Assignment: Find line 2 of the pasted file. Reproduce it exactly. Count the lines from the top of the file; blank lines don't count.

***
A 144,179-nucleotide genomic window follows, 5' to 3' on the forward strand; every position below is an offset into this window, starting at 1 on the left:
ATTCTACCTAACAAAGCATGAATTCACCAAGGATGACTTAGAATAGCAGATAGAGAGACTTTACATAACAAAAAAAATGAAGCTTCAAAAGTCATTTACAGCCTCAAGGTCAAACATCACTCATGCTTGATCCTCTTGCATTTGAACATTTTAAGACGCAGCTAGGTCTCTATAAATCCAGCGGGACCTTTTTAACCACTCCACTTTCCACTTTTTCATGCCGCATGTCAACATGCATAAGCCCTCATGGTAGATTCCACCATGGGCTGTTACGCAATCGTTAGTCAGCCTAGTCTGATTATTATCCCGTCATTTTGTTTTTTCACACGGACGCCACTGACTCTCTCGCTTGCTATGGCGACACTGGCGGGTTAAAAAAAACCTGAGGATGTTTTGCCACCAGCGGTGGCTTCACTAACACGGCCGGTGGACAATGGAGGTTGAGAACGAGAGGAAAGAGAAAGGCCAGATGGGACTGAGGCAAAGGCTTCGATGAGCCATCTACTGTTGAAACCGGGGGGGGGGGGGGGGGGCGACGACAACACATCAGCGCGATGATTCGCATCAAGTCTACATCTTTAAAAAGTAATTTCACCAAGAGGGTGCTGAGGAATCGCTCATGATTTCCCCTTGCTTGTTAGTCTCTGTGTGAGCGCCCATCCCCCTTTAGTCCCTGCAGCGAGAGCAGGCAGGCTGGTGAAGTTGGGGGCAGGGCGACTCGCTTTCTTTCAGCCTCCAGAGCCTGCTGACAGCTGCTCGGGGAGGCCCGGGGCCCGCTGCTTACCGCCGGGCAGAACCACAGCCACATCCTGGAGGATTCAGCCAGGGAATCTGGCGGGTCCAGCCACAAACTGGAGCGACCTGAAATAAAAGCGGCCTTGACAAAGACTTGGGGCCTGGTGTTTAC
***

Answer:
ATTCTACCTAACAAAGCATGAATTCACCAAGGATGACTTAGAATAGCAGATAGAGAGACTTTACATAACAAAAAAAATGAAGCTTCAAAAGTCATTTACAGCCTCAAGGTCAAACATCACTCATGCTTGATCCTCTTGCATTTGAACATTTTAAGACGCAGCTAGGTCTCTATAAATCCAGCGGGACCTTTTTAACCACTCCACTTTCCACTTTTTCATGCCGCATGTCAACATGCATAAGCCCTCATGGTAGATTCCACCATGGGCTGTTACGCAATCGTTAGTCAGCCTAGTCTGATTATTATCCCGTCATTTTGTTTTTTCACACGGACGCCACTGACTCTCTCGCTTGCTATGGCGACACTGGCGGGTTAAAAAAAACCTGAGGATGTTTTGCCACCAGCGGTGGCTTCACTAACACGGCCGGTGGACAATGGAGGTTGAGAACGAGAGGAAAGAGAAAGGCCAGATGGGACTGAGGCAAAGGCTTCGATGAGCCATCTACTGTTGAAACCGGGGGGGGGGGGGGGGGGCGACGACAACACATCAGCGCGATGATTCGCATCAAGTCTACATCTTTAAAAAGTAATTTCACCAAGAGGGTGCTGAGGAATCGCTCATGATTTCCCCTTGCTTGTTAGTCTCTGTGTGAGCGCCCATCCCCCTTTAGTCCCTGCAGCGAGAGCAGGCAGGCTGGTGAAGTTGGGGGCAGGGCGACTCGCTTTCTTTCAGCCTCCAGAGCCTGCTGACAGCTGCTCGGGGAGGCCCGGGGCCCGCTGCTTACCGCCGGGCAGAACCACAGCCACATCCTGGAGGATTCAGCCAGGGAATCTGGCGGGTCCAGCCACAAACTGGAGCGACCTGAAATAAAAGCGGCCTTGACAAAGACTTGGGGCCTGGTGTTTAC